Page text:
The “fossil origin” hypothesis was replaced during the past forty years by the theory of abyssal, abiotic petroleum origins. This theory defines petroleum as a primordial material surfacing from great depths of the earth. In other words, it was formed concurrent with the creation of the world and exists at depths of 4000 to 6000 meters (13123 to 19685 feet) below sea level and is not related to biological processes at all. It is the consensus of many that literally oceans of petroleum exist at these depths and its availability is predicated upon technological development and exploratory competence. As facts emerge, it may turn out that the actual reserves are virtually limitless and, in fact may very well be replenishing.


Take for example production at an oil field, deep in the Gulf of Mexico off the coast of Louisiana. It was supposed to have declined years ago, but according to an article in the Wall Street Journal, following its 1973 discovery, Eugene Island 330's output peaked at about 15,000 barrels a day by 1989. Then production slowed to about 4,000 barrels per day. Then suddenly -- some say almost inexplicably – the field operated by PennzEnergy Co., recovered and now produces over 13,000 barrels a day and probable reserves have rocketed to more than 400 million barrels from 60 million. Stranger still, scientists studying the field say the crude coming out of the pipe is of a geological age quite different from the oil that gushed 10 years ago. Eugene Island is rapidly refilling itself, perhaps from the continuous source miles below the Earth's surface. That, they say, points to the tantalizing possibility that oil may not be the limited resource formerly assumed.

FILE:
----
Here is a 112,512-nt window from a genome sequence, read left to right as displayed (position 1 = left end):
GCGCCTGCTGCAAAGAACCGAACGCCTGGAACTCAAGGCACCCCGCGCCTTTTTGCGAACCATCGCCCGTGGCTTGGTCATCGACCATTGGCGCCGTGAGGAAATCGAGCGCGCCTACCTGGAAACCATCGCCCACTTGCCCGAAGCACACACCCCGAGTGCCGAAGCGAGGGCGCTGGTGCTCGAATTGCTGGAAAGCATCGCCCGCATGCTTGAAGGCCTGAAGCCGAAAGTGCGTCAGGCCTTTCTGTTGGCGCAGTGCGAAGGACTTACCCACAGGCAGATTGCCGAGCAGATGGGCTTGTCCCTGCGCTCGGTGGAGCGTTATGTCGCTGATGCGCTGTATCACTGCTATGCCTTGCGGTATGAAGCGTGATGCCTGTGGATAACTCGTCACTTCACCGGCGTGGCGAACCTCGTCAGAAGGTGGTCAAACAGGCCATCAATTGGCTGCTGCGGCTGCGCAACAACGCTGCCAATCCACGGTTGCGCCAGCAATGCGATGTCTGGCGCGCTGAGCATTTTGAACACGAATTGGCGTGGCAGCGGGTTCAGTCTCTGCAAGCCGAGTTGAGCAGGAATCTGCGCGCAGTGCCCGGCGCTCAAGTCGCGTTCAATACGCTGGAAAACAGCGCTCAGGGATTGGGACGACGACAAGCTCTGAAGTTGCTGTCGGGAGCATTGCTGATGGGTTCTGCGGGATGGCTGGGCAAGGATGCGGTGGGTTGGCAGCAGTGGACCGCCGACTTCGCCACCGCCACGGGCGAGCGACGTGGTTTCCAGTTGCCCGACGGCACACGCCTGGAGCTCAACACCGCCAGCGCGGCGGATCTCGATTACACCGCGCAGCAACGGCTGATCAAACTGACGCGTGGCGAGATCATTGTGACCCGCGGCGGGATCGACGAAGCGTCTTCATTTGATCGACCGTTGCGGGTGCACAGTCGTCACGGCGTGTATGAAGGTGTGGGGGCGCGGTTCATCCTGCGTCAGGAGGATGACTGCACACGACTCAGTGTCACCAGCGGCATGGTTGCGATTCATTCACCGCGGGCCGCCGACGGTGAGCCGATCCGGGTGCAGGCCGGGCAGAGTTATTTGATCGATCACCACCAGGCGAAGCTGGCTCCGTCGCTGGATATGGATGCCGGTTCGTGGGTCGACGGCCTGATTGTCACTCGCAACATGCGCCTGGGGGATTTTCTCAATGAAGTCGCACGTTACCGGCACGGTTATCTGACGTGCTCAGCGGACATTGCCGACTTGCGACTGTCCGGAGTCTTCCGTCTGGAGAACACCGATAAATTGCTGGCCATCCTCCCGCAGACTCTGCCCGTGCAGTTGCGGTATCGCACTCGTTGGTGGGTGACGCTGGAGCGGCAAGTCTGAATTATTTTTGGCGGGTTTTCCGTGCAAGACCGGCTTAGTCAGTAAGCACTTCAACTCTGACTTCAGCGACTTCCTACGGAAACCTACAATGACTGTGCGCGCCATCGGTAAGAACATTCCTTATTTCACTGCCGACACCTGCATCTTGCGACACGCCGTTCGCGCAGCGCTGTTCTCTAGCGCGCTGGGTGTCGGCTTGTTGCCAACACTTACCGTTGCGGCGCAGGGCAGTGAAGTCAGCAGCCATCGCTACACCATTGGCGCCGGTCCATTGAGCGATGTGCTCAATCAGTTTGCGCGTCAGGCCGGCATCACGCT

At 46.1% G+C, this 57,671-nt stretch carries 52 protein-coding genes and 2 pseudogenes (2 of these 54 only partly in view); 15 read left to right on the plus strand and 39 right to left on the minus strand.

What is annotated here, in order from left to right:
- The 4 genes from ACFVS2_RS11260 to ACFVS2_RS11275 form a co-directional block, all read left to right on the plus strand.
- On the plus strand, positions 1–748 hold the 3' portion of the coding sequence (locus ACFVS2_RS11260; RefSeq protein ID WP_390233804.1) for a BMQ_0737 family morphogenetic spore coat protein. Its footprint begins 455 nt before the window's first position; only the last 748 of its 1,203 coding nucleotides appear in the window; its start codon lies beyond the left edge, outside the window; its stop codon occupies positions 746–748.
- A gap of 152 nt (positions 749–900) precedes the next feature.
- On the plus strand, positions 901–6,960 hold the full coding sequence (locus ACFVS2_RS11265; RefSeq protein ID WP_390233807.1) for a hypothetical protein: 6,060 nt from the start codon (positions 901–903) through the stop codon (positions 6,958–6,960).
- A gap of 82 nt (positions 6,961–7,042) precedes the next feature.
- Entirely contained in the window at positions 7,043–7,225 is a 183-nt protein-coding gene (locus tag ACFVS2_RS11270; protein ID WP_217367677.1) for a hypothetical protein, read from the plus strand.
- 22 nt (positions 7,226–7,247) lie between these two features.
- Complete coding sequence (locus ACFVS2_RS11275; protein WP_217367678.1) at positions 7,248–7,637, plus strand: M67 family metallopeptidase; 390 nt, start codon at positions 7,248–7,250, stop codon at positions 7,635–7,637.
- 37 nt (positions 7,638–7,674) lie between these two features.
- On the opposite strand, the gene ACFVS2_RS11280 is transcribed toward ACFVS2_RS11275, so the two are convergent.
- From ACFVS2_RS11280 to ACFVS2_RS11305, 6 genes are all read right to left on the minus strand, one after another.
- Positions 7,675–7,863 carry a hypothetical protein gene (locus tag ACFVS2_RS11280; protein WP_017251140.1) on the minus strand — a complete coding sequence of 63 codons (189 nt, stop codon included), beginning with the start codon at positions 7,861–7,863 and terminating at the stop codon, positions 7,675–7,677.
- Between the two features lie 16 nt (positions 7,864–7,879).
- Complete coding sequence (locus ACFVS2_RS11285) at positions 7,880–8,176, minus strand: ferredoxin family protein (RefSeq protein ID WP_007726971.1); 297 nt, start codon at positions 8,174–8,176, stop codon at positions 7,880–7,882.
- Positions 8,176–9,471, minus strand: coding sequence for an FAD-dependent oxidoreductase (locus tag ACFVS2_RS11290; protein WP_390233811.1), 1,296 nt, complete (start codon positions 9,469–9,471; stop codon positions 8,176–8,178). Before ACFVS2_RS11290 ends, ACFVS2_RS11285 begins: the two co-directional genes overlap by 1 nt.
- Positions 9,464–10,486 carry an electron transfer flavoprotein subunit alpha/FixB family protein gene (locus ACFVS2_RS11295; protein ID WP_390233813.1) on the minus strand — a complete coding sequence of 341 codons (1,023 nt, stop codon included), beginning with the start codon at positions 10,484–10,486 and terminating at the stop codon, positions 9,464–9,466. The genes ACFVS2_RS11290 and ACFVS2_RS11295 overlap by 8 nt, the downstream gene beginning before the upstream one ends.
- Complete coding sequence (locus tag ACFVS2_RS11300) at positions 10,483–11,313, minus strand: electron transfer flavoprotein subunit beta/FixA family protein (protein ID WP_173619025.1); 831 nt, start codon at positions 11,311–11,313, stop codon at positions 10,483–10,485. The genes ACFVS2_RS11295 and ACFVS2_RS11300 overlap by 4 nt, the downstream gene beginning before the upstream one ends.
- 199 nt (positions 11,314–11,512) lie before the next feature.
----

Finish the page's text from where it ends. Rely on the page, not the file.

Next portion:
Likewise, most geologists are hard-pressed to explain why the world's greatest oil pool, the Middle East, has more than doubled its reserves in the past 20 years, despite half a century of intense exploitation and relatively few new discoveries. It would take a pretty big pile of dead dinosaurs and prehistoric plants to account for the estimated 660 billion barrels of oil in the region, notes Norman Hyne, a professor at the University of Tulsa in Oklahoma.


Doomsayers to the contrary, the world contains far more recoverable oil than was believed even 20 years ago. Between 1976 and 1996, estimated global oil reserves grew 72%, to 1.04 trillion barrels. Much of that growth came in the past 10 years, with the introduction of computers to the oil patch, which made drilling for oil more predictable.

"It kind of blew me away," says Jean Whelan, a geochemist and senior researcher from the Woods Hole Oceanographic Institution in Massachusetts. Connected to Woods Hole since 1973, Dr. Whelan says she considered herself a traditional thinker until she encountered the phenomenon in the Gulf of Mexico. Now, she says, "I believe there are huge systems of oil just migrating" deep underground waiting for us to find it.

Are we really running out of oil . . . . or is that just a slippery myth?